General Robert E. Lee, Custis Lee (left) and aide Walter Taylor (right) - 03114
The two people closest to Robert E. Lee during the Civil War were his son Custis (left) and his aide Walter Taylor (right). Custis was named “George Washington Custis Lee” to honor his mother’s side of the family and her relationship to Martha (Custis) Washington. He followed in his father’s footsteps and entered West Point at the age of 17.
In June of 1863, Custis was promoted to Brigadier General. While he longed for field command, he was discouraged by Jefferson Davis, but encouraged by his father. His father did give him the opportunity to command troops during Gettysburg. He was promoted to Major General while commanding troops during the defenses of Richmond in 1864. He was again commanding troops shortly before the end of the war and was captured three days before his father surrendered.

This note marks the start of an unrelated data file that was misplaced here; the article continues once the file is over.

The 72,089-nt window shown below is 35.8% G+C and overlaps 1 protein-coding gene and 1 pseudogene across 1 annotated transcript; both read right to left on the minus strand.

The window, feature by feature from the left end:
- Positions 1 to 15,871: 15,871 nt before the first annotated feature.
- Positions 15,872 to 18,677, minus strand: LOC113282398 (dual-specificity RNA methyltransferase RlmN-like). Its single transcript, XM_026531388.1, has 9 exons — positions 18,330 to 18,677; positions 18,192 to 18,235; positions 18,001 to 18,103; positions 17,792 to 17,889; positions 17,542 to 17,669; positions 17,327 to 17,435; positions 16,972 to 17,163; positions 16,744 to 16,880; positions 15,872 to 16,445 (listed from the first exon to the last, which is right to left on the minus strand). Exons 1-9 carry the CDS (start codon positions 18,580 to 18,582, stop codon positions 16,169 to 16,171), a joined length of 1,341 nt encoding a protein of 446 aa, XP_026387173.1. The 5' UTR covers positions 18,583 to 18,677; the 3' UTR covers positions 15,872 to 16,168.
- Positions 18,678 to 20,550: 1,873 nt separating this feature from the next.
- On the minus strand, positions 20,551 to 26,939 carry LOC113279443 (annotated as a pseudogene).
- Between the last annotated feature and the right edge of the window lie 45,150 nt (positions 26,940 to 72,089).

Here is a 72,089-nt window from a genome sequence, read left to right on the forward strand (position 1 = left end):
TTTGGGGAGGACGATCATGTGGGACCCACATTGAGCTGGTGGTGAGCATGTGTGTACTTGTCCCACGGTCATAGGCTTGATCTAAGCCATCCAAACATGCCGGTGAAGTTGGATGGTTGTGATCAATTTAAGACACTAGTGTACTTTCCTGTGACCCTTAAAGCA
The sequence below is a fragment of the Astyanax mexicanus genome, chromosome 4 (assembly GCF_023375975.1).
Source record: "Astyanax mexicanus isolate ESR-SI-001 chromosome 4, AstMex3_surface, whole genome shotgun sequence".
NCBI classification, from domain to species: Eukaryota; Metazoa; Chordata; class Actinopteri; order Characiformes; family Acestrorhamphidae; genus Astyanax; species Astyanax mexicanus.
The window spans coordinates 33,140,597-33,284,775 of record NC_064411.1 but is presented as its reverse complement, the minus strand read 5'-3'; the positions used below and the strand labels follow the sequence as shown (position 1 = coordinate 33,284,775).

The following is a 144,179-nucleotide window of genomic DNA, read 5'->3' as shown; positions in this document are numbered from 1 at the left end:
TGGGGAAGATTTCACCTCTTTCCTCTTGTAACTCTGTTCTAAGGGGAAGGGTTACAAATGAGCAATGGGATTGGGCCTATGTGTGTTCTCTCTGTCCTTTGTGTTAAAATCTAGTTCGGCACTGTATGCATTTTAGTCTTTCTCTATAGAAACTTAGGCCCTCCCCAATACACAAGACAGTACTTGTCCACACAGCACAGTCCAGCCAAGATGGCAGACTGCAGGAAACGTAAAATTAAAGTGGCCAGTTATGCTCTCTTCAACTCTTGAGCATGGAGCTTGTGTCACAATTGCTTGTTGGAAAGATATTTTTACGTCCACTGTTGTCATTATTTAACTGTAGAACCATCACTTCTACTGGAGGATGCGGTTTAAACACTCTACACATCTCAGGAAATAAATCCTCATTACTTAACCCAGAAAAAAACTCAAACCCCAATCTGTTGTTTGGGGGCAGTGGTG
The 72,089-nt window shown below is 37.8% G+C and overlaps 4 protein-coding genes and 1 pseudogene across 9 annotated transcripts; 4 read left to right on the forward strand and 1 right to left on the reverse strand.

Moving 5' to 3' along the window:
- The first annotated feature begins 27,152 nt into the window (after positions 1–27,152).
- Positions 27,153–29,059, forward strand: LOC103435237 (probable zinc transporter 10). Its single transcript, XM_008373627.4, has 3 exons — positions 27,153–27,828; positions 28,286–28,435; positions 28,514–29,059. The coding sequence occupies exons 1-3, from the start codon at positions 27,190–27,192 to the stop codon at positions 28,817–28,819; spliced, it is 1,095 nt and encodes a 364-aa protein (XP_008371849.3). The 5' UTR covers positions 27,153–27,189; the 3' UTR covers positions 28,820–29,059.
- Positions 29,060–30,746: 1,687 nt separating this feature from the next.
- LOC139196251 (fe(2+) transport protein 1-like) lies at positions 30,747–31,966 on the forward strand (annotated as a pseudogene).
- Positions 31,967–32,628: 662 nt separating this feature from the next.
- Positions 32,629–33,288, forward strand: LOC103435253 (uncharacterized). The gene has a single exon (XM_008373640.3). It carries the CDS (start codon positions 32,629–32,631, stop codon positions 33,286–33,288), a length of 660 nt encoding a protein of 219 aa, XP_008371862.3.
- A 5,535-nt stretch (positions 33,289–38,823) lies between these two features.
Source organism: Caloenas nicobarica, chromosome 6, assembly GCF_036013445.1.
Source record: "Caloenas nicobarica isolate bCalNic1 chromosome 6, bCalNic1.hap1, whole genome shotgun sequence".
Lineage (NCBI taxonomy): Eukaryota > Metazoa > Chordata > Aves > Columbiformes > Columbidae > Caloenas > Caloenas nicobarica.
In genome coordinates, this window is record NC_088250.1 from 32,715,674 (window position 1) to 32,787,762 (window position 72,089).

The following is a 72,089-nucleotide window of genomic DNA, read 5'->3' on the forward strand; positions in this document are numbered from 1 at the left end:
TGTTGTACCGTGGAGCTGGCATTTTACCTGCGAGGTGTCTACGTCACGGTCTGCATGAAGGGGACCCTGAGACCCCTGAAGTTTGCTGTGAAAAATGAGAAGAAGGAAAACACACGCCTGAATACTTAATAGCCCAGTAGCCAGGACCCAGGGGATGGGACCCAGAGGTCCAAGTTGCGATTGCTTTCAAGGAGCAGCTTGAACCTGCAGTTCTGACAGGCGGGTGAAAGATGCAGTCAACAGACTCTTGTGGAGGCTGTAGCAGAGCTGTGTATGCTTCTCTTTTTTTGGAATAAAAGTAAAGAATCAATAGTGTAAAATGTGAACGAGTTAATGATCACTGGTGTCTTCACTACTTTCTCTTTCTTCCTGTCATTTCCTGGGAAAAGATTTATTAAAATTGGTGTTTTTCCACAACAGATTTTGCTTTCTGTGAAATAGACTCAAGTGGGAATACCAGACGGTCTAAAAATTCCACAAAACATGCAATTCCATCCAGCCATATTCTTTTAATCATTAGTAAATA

Walter Taylor had graduated from Virginia Military Institute and had become a Banker prior to the war. He joined the Confederate Army in 1861 and was assigned to the staff of Robert E. Lee. The following year, when Lee became commander of the Army of Northern Virginia, Taylor became the assistant adjutant general. Serving as Lee's right hand - he would write dispatches, carry messages for the General and performed reconnaissance operations. At the age of 25, in 1863, he was promoted to Lieutenant Colonel. By this point, he was the gate keeper for Lee and would allow or deny visitors to the General.
Taylor was given permission to marry just prior to the end of the war. He was married in Richmond just after midnight on the morning it fell to Federal troops. Evacuating with his wife to Southern lines, he stayed there until after Lee’s surrender. He returned to Richmond, a week after the surrender, on the day this picture was taken.